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e-TAG toll gantries on the Tullamarine Freeway section of Melbourne's CityLink

e-TAG is a free-flow tolling electronic toll collection system used on all tollways throughout Australia. It was originally developed by Transurban for use on their CityLink tollway in the late 1990s, with the system since adopted by all toll roads, bridges and tunnels in Australia. The technology has different names depending on the issuer - such as Breeze (Eastlink Melbourne),[1] go via (Queensland),[2] E-toll (Roads & Traffic Authority (NSW)[3] and E-way (Sydney motorways M5 and M1),[4] however these are all interchangeable across Australia and no surcharges apply for use on other operators' toll roads.[5]

Toll roads in Australia use free-flow tolling, with no toll booths along the entire length of the system to impede traffic flow. Australia was one of the first countries in the world to have complete, surcharge-free interoperability between rival tolling providers across different state roadway systems. In July 2007, both e-TAG and e-pass video tolling arrangements were introduced in the Sydney Harbour Tunnel, Westlink M7, Cross City Tunnel and the Lane Cove Tunnel.[6] This measure substantially eased traffic jams heading towards electronic gantries, providing increased convenience and time savings. In early 2009, the Sydney Harbour Bridge became toll-booth free, requiring e-TAGs to be used.

There are over 850,000 e-TAG account customers, and over 1 million e-TAGs have been issued.[7]


The e-TAG electronic tolling is based on radio-frequency identification (RFID) transponders using the DSRC protocol. The system uses electronic transponders (called e-TAGs) mounted on the inside of the vehicles' windscreen. Gantries constructed over each carriageway record registration plates and detect the e-TAGs. As the vehicle continues along the toll road, additional gantries monitor the distance travelled. Associated software then determines the toll amount payable, which is automatically deducted from the prepaid account associated with the tag. Where a tag is not detected, the vehicle's registration is recorded using video tolling technology which incorporates an automatic number plate recognition system and checked against a government motor registration database.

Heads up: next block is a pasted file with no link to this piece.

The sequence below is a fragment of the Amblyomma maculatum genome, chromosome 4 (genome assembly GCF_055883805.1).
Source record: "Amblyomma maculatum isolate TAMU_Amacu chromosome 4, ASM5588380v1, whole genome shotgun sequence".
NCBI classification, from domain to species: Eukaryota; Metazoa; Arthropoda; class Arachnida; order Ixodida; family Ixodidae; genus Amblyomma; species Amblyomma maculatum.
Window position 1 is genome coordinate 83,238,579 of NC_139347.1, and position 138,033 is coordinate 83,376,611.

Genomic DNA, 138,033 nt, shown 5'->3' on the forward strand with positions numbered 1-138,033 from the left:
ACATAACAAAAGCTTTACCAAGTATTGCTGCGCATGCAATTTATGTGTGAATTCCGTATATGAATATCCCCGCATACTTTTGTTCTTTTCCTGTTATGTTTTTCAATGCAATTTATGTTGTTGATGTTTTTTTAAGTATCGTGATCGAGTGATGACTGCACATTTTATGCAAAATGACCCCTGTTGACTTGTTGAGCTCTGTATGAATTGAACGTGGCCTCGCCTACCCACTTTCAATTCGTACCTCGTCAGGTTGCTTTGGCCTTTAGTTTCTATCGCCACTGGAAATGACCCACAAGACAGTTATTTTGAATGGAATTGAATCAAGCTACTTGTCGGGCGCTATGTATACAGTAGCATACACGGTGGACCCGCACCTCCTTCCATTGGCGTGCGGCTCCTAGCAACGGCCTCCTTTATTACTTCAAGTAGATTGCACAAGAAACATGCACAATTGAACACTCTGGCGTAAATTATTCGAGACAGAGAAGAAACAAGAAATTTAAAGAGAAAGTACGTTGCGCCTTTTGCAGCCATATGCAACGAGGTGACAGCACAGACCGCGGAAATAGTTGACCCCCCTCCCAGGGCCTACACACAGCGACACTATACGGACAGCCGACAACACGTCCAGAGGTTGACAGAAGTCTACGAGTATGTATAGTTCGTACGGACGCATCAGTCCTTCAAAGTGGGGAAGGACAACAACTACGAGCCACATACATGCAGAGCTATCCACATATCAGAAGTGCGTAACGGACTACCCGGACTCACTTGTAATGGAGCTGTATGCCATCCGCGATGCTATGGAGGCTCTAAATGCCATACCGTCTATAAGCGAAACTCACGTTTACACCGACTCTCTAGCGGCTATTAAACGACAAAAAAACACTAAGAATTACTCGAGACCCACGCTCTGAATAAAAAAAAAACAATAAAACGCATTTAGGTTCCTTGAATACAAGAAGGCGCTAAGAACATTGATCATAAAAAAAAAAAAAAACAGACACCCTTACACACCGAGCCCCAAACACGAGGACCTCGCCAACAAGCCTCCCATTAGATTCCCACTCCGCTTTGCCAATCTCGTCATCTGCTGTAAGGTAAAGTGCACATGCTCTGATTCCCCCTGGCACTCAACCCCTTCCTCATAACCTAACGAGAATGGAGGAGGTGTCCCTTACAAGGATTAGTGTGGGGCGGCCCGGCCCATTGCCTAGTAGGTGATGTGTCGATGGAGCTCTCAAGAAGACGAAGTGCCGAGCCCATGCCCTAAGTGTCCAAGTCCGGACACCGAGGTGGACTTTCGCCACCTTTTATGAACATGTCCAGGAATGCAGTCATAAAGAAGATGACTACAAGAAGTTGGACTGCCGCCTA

For infrequent use of the system a user can buy a Daypass – by phone, online, at any Australia Post outlet or at participating service stations. A Daypass can be bought in advance or afterwards (until midnight three days later).[8]

If payment has not been made after three days, the vehicle's registered owner will be sent a late toll invoice in the mail, and if the late toll invoice is then not paid a fine will be issued. In Victoria the fine will be issued by Civic Compliance Victoria.

The life of the battery in an e-TAGs is approximately 5 years. Customers are advised when a device is about to expire and to contact the issuer should their e-TAG not beep as they pass a tolling gantry, to receive a replacement device.[9]

See also[edit]


  1. ^ "How to Pay". EastLink. Retrieved 21 March 2015. 
  2. ^ "go viatag". go via. Retrieved 21 March 2015. 
  3. ^ "myE-Toll". Myrta.com. 27 June 2003. Retrieved 21 March 2015. 
  4. ^ "Pay Sydney toll roads with an E-way toll tag". Tollpay.com.au. Retrieved 21 March 2015. 
  5. ^ "Welcome to Sydney Motorways". Sydneymotorways.com. 11 March 2013. Retrieved 21 March 2015. 
  6. ^ Aston, Heath (5 July 2007). "Drivers' gridlock on e-tags". The Daily Telegraph. Australia. Retrieved 3 August 2011. 
  7. ^ "There are many ways to ROAM" (PDF). roam.com.au. Retrieved 21 March 2015. 
  8. ^ https://www.citylink.com.au/before-you-travel/passes
  9. ^ "CityLink – Using your e-TAG device". Archived from the original on 29 August 2007. Retrieved 12 August 2007. 

Official site[edit]